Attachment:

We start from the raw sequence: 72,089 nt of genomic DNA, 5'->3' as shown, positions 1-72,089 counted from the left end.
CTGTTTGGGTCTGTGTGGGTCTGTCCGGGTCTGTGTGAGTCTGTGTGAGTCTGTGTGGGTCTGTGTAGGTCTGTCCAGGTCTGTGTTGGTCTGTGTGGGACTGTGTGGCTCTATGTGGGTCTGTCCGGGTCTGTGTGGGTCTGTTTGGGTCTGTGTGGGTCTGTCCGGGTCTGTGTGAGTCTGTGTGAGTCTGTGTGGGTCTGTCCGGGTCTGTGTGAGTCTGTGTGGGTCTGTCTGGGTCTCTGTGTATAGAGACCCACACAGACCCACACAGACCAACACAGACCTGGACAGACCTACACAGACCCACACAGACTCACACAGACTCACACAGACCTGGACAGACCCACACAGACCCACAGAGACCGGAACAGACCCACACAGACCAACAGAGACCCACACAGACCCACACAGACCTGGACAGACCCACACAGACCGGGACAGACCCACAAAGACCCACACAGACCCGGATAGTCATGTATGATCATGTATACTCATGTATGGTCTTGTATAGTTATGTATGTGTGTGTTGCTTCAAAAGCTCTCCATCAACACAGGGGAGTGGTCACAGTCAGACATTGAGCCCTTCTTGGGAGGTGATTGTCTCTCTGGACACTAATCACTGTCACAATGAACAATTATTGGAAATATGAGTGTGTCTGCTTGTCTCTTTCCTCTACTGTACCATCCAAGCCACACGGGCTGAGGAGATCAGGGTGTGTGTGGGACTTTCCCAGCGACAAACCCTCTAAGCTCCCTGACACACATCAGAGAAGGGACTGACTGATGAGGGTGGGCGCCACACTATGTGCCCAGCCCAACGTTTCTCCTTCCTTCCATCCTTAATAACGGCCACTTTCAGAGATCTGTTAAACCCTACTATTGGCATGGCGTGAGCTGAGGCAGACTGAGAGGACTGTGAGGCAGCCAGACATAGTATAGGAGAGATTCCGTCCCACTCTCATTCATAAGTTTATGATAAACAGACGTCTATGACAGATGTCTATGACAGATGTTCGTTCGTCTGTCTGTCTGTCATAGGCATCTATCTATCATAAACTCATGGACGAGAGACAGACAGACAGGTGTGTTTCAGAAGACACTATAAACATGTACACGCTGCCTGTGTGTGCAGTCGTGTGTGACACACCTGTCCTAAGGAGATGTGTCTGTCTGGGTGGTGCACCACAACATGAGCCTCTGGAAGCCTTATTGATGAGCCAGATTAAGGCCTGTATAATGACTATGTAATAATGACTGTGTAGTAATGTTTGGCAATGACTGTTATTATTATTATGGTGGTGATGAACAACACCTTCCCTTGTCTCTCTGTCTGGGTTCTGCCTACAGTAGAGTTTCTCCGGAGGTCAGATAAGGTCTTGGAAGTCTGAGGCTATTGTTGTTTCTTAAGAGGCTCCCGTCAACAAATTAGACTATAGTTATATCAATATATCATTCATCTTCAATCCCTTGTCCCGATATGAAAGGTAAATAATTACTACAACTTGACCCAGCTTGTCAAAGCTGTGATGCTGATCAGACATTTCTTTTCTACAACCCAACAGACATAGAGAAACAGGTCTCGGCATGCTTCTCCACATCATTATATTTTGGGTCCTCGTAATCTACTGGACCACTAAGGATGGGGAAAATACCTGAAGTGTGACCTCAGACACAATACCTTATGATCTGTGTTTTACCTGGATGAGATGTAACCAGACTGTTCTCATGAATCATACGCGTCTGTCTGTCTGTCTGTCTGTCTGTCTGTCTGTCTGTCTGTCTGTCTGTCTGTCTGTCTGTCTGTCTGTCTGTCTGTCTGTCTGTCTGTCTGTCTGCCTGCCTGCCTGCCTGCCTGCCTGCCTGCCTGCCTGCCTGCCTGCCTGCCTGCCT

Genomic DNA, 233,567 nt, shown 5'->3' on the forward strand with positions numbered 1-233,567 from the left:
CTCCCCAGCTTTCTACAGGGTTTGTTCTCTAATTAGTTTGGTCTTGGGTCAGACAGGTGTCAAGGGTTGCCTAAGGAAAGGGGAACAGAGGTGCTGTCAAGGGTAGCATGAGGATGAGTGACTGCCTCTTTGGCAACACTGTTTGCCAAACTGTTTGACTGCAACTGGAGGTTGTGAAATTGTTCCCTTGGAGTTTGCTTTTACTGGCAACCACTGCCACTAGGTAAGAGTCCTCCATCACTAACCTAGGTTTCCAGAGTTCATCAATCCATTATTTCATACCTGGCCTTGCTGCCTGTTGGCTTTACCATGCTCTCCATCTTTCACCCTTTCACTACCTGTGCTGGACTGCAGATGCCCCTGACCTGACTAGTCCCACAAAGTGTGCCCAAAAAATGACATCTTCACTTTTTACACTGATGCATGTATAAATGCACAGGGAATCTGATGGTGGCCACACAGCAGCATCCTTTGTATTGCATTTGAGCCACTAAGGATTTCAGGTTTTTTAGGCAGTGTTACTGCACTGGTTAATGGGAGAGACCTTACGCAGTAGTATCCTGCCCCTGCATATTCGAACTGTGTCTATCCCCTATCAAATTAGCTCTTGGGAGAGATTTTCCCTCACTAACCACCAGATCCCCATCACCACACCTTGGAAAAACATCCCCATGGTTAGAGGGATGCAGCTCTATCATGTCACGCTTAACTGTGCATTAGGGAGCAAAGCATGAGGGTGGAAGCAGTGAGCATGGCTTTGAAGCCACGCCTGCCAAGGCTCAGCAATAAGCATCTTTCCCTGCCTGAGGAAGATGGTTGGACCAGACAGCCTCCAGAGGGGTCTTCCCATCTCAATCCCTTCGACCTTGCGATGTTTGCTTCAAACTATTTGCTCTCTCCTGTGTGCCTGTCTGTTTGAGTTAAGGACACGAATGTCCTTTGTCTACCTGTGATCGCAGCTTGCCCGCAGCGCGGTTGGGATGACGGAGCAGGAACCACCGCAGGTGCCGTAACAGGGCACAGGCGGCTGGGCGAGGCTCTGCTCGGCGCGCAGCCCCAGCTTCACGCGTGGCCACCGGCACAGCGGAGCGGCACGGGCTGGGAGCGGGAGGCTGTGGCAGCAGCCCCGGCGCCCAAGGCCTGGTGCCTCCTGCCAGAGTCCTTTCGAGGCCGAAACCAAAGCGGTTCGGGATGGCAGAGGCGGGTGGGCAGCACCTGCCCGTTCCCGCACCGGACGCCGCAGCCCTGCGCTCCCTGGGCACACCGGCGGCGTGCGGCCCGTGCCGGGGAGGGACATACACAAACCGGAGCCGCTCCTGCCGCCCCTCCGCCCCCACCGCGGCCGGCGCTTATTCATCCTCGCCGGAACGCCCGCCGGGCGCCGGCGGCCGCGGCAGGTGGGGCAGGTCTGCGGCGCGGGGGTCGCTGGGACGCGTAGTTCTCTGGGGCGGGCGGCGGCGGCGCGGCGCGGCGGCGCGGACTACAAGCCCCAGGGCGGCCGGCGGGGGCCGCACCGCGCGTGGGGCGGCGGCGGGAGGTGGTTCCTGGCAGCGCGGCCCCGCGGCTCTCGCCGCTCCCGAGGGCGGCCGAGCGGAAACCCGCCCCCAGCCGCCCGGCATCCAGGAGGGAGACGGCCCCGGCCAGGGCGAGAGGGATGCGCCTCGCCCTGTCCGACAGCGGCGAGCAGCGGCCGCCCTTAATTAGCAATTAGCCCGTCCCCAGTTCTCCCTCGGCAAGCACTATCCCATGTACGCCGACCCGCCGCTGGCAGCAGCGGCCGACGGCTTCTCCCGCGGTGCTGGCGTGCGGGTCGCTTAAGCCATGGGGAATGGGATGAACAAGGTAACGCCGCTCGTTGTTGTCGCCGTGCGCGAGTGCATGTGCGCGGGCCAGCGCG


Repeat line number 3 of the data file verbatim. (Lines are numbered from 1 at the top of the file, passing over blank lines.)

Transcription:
Genomic DNA, 233,567 nt, shown 5'->3' on the forward strand with positions numbered 1-233,567 from the left: